His parents…

We grew up talking as friends to our parents. As children we discussed dad’s legal cases, and argued about pornography and whether drugs should be legalized long before any of knew what we were really talking about. My [parents always encouraged us to have our own opinions and rarely gave us advice unless we asked for it.

On his dyslexia…

My dyslexia was a problem throughout my school life… … Perhaps my early problems with dyslexia made me more intuitive: when someone sends me a proposal, rather than dwelling on detailed facts and figures I find that my imagination grasps and expands on what I read.

On stupid IQ tests…

I found it was only when I was using real numbers to solve real problems that math made any sense to me. … … Inside the classroom I was a complete dunce at math. I once did an IQ test in which the questions seem absurd. I couldn’t focus on any odd the mathematical problems and I think that I scored about ZERO. I worry about all the people who have been classified as stupid by these kinds of tests. Little do they know that often these IQ tests have been dreamt up by academicians who are absolutely useless at dealing with the practicalities of the outside world. I loved doing real business pans – even if rabbits did get the better of me!

Student…

Of course, we wanted to make money on Student too – we needed money to survive. But we saw it much more as a creative enterprise than a money-making one. Later it became apparent to me that business could be a creative enterprise in itself. If you publish a magazine, you’re trying to create something that is original, that stands out from the crowd that will last and hopefully, serve some useful purpose. Above all, you want to create something you are proud of.

How the name Virgin came about….

‘Slipped Disc’ was one of the favorite suggestions. We toyed with it for a while, until one of the girls leant forward: ‘I know’, she said. ‘What about “Virgin”? We’re complete virgins in business!” ‘And there aren’t many virgins left around here’, laughed one of the girls. ‘It would be nice to have one here in name if nothing else.’ ‘Great’, I decided on the spot. ‘it’s Virgin!’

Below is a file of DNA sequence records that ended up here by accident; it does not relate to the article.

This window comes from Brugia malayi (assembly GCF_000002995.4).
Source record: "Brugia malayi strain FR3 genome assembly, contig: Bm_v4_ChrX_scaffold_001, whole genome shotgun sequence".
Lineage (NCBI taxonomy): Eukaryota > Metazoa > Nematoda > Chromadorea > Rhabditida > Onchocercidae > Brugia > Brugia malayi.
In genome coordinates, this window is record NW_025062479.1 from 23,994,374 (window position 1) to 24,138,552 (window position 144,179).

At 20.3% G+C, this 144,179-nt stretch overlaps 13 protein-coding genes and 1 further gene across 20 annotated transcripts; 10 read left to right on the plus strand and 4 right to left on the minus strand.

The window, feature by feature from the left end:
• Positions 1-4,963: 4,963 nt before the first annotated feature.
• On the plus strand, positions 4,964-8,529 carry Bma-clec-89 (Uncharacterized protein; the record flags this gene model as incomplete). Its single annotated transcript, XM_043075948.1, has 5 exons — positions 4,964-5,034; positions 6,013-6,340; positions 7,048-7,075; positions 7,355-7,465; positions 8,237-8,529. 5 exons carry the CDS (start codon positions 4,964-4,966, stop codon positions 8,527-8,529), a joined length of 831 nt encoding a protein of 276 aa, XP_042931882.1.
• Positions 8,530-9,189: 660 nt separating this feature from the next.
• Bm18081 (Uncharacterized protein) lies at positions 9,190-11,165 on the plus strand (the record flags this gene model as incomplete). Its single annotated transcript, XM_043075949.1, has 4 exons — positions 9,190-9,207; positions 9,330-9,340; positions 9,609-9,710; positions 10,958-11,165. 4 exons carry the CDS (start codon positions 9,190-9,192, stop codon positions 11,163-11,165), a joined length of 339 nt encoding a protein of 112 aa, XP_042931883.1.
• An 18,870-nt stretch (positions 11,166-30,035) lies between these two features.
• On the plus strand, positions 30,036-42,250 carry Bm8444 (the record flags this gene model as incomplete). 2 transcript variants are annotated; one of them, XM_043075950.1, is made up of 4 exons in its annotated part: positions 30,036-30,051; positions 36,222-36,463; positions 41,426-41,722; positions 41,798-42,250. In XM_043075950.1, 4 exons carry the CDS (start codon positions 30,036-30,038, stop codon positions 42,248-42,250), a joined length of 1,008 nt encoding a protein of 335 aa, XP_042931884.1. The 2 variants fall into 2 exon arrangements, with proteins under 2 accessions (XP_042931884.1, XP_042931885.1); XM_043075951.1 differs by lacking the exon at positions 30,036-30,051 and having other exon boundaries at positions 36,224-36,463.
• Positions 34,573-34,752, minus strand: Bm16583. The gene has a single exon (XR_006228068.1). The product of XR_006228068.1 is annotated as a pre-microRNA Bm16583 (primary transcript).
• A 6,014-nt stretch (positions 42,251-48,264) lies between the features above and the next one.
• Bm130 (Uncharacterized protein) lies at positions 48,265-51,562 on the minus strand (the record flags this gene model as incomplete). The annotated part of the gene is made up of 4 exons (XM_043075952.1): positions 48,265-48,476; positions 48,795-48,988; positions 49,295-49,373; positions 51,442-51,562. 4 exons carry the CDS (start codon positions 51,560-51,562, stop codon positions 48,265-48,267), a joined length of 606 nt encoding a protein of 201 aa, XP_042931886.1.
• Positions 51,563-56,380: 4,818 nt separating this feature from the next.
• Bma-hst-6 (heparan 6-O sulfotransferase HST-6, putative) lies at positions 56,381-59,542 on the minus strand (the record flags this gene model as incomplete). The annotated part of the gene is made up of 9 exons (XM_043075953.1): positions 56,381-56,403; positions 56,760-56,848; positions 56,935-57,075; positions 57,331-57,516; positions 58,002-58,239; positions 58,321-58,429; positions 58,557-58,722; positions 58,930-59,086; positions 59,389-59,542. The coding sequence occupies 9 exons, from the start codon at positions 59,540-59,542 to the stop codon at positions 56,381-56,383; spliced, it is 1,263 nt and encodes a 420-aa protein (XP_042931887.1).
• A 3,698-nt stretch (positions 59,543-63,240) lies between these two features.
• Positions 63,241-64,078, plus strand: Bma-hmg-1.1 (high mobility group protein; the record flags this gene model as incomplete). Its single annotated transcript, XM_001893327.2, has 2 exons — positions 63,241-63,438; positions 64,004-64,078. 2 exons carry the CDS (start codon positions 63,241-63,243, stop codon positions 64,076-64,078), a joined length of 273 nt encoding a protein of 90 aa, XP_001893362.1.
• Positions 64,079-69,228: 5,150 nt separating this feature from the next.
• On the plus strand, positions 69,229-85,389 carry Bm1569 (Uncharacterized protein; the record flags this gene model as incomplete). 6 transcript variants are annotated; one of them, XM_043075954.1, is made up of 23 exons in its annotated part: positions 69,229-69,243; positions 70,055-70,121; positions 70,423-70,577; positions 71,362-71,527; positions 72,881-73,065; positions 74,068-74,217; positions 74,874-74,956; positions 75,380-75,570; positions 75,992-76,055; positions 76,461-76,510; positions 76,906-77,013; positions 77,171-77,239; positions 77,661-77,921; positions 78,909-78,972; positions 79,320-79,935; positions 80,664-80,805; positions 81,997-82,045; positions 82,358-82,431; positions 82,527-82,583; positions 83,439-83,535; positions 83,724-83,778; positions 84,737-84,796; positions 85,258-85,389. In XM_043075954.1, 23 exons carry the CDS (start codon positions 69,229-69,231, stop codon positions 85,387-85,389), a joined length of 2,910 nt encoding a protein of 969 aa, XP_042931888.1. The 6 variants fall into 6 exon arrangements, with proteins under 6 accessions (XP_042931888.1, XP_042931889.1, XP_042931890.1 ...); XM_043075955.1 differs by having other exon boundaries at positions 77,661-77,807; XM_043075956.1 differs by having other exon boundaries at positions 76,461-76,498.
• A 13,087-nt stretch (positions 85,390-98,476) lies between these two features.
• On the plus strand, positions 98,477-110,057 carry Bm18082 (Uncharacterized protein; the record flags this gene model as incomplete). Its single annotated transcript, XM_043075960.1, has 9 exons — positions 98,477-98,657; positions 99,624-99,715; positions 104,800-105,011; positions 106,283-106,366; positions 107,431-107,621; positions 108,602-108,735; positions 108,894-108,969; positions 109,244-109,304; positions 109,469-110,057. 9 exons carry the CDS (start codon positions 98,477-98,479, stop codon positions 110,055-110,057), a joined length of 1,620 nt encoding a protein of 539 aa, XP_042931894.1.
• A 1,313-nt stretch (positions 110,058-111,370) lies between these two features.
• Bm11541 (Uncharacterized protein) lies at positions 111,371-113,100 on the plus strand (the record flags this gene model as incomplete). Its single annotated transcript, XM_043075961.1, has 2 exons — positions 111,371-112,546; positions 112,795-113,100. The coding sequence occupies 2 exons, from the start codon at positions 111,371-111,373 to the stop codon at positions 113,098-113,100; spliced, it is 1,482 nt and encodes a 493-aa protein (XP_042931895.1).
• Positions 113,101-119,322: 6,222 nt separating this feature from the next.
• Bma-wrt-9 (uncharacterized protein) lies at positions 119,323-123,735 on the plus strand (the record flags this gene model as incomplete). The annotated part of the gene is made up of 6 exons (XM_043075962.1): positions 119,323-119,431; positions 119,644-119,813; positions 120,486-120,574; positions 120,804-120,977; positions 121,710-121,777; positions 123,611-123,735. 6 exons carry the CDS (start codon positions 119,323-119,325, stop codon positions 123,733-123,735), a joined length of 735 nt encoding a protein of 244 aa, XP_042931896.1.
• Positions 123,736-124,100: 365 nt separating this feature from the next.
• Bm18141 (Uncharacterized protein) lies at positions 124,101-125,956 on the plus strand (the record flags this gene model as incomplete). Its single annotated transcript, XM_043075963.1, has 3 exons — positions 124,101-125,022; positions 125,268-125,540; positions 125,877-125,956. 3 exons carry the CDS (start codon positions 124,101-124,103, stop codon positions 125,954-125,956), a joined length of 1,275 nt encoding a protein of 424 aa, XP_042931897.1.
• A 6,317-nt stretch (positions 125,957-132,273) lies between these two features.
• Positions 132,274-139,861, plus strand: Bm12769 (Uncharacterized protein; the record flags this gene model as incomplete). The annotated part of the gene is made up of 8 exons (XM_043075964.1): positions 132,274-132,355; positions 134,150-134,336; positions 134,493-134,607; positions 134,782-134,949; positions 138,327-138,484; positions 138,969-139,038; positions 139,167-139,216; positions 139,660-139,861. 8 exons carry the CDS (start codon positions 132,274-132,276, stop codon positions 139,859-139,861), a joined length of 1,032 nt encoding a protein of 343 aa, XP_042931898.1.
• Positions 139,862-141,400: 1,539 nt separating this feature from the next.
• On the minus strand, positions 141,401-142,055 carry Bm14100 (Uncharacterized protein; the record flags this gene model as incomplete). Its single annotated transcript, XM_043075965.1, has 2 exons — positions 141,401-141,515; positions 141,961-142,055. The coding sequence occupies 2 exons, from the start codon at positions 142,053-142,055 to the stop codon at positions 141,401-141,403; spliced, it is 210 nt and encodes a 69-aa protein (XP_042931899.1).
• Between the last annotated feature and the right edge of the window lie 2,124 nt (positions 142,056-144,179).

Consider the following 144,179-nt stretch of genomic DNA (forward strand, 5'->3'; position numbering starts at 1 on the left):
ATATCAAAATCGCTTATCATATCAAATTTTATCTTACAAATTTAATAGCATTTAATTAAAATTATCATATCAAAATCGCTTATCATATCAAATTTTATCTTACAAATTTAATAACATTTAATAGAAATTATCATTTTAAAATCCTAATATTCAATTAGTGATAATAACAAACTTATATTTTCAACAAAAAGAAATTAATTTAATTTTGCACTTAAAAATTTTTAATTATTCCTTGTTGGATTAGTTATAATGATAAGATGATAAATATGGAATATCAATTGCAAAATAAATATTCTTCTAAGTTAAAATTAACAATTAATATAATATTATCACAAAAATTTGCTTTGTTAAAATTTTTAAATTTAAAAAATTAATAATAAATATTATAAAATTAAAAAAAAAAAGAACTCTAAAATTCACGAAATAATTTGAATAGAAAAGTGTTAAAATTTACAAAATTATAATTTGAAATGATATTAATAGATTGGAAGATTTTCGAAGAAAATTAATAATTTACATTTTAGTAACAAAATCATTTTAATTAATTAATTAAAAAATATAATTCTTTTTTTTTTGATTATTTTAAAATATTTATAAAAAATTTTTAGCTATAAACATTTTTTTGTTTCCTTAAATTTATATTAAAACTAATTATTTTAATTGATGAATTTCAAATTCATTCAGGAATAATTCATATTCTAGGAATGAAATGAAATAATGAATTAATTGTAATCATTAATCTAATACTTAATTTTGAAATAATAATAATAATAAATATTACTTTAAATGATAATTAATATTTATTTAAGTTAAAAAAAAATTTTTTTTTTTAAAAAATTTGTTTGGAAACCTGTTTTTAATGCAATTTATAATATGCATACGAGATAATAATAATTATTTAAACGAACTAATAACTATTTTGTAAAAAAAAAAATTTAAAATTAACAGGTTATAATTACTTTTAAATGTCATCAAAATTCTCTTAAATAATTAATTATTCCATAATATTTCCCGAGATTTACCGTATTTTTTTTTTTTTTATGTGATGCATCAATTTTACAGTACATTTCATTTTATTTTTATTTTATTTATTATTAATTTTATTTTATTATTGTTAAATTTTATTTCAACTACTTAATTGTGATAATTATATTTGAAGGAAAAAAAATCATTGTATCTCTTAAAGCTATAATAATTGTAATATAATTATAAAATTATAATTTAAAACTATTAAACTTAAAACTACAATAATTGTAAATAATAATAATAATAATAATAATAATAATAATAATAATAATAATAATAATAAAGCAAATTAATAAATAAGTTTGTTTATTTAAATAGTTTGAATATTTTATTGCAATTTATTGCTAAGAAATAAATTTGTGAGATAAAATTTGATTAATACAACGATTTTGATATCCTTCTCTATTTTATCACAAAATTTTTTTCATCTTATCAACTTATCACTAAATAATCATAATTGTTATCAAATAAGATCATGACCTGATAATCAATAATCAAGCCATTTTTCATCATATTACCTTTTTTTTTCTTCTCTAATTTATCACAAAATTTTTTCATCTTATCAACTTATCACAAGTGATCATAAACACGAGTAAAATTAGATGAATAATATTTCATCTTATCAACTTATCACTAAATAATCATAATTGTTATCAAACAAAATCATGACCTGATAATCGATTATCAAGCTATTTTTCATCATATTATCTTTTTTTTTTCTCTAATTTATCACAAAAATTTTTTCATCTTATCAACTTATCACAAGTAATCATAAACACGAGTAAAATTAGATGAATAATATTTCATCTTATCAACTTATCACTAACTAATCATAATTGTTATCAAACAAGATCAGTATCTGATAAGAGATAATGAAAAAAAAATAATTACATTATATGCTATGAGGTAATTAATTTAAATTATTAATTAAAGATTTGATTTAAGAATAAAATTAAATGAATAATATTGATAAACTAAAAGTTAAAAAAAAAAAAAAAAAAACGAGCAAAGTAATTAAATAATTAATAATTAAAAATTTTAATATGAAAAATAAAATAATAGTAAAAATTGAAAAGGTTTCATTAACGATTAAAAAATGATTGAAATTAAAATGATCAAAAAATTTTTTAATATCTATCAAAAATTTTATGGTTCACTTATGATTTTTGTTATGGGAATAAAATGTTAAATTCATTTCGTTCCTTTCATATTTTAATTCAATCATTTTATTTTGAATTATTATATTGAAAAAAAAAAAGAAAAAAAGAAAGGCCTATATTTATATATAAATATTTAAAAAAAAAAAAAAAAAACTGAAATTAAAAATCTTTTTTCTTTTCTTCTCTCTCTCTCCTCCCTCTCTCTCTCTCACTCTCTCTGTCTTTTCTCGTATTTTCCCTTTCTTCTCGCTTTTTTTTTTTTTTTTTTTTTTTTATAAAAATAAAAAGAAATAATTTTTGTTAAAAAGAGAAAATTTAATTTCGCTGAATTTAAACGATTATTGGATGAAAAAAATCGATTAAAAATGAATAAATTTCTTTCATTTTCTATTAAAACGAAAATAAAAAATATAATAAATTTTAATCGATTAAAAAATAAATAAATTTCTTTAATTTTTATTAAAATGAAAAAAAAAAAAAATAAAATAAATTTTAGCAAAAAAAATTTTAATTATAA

being in prison… for a night…

That night was one of the best ever. I have always enjoyed breaking the rules, whether they were school rules or accepted conventions such as that no 17 year old can edit a national magazine. As a 20 year old I had lived entirely on my own terms, following my own instincts. But to be in prison meant that all that freedom was taken away.

After leaving Iraq…

My last sight of the Iraqi soldiers was of them gathering together and starting to pull open the red Virgin packs we had given them. We may well have been the first westerners they have ever met. They knew that the second lot would arrive soon, roaring overhead and firing missiles.

On adventures… dare devil acts…

I am often asked why I go in for record-breaking challenges with either powerboats r hot-air balloons. People point out that, with success, money and a happy family, I should stop putting myself and them at risk and enjoy what I am so lucky to have. This is obvious truth, and part of me wholeheartedly agrees with it. I love life; I love my family and I am horrified by the idea of being killed and leaving Joan without a husband and holly and sam without a father. But another part of me is driven to try new adventures and I still find that I want to push myself to my limits.

Growth of virgin

By 1986, Virgin had become one of Britain’s largest private companies, with some 4000 employees. For the year ended in July 1986, Virgin had sales of 189 million compared with 19 million for the previous year… … In many ways going public was an attractive option: it would enable Virgin to raise money which we could invest in new subsidiaries; it would swell our balance sheet and use our expanded capital base to borrow more if we wished; it would enable me to issue shares, which they could easily trade … …